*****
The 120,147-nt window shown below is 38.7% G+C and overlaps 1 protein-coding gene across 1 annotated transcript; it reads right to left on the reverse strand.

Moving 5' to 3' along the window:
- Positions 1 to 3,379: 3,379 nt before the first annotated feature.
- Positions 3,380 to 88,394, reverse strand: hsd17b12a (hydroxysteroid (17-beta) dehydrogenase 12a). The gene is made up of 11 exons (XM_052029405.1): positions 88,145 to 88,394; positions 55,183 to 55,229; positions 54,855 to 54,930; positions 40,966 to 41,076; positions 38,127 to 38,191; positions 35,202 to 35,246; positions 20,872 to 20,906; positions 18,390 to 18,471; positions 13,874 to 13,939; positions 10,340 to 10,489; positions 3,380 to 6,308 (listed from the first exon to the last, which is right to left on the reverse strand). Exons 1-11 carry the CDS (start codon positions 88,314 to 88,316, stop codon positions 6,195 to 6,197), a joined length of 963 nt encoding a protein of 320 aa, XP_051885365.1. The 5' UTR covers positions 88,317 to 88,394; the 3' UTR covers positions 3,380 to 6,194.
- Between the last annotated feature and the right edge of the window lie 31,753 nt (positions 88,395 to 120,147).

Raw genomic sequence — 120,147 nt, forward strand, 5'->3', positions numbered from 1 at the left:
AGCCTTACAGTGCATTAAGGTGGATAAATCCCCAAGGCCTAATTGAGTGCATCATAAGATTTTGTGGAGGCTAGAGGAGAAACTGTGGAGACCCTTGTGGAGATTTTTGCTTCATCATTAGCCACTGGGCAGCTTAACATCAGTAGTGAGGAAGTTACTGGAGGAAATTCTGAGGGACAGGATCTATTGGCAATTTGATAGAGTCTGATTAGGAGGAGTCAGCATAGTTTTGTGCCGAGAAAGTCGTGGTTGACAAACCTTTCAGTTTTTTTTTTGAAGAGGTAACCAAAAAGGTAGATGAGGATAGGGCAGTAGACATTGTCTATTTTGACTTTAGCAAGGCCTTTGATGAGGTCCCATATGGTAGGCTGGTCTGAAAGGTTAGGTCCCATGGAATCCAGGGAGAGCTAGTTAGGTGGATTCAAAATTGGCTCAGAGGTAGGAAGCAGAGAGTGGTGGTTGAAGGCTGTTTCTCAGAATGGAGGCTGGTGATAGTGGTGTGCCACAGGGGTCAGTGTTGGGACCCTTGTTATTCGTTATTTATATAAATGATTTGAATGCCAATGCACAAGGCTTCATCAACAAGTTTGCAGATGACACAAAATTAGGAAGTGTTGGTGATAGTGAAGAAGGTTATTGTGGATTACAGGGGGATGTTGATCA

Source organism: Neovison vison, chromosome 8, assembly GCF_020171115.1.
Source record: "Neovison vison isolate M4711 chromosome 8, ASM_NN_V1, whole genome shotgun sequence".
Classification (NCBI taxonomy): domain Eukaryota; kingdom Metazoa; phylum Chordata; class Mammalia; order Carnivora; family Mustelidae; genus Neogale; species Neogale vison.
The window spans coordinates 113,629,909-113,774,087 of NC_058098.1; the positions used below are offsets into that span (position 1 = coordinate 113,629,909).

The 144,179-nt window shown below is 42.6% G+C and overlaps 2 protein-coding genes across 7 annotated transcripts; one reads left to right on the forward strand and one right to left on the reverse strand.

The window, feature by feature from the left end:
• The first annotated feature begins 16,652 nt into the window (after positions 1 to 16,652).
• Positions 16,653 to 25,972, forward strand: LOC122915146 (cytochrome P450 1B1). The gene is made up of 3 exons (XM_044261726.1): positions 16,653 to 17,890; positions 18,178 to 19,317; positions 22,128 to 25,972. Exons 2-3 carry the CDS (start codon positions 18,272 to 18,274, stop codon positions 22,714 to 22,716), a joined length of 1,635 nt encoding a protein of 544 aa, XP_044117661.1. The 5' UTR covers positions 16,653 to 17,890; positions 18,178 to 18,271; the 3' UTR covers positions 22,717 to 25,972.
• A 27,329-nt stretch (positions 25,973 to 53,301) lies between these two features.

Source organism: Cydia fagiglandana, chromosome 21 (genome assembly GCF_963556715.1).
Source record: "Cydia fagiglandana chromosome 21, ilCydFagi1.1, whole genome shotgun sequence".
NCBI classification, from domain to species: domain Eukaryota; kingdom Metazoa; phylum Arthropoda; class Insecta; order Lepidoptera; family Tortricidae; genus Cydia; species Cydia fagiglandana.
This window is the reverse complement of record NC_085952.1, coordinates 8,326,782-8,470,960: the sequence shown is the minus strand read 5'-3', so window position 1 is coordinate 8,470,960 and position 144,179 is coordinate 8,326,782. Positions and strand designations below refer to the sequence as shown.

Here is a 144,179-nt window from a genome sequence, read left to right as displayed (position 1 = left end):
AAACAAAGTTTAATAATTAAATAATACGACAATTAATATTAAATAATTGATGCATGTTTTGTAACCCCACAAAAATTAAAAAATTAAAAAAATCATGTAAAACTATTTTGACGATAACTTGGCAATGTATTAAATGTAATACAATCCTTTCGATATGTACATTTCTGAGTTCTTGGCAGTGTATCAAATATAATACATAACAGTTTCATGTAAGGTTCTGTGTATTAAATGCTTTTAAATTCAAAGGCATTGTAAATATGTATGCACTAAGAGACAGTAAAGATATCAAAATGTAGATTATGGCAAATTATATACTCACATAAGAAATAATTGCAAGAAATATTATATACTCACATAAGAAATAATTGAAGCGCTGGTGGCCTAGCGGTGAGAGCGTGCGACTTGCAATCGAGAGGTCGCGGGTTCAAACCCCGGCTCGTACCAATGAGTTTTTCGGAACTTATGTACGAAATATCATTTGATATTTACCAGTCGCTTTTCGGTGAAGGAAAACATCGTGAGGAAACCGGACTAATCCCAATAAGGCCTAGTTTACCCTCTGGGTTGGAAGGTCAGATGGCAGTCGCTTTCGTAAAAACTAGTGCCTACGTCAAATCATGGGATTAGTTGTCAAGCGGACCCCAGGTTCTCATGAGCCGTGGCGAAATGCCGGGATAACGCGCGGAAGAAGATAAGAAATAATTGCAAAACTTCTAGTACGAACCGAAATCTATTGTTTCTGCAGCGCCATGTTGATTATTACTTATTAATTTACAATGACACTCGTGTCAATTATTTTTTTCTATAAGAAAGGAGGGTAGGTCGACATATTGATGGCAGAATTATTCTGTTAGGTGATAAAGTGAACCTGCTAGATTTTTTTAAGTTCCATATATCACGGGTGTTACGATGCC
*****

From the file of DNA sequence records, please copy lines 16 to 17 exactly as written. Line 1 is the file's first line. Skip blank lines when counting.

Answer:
• A 27,329-nt stretch (positions 25,973 to 53,301) lies between these two features.

Source organism: Cydia fagiglandana, chromosome 21 (genome assembly GCF_963556715.1).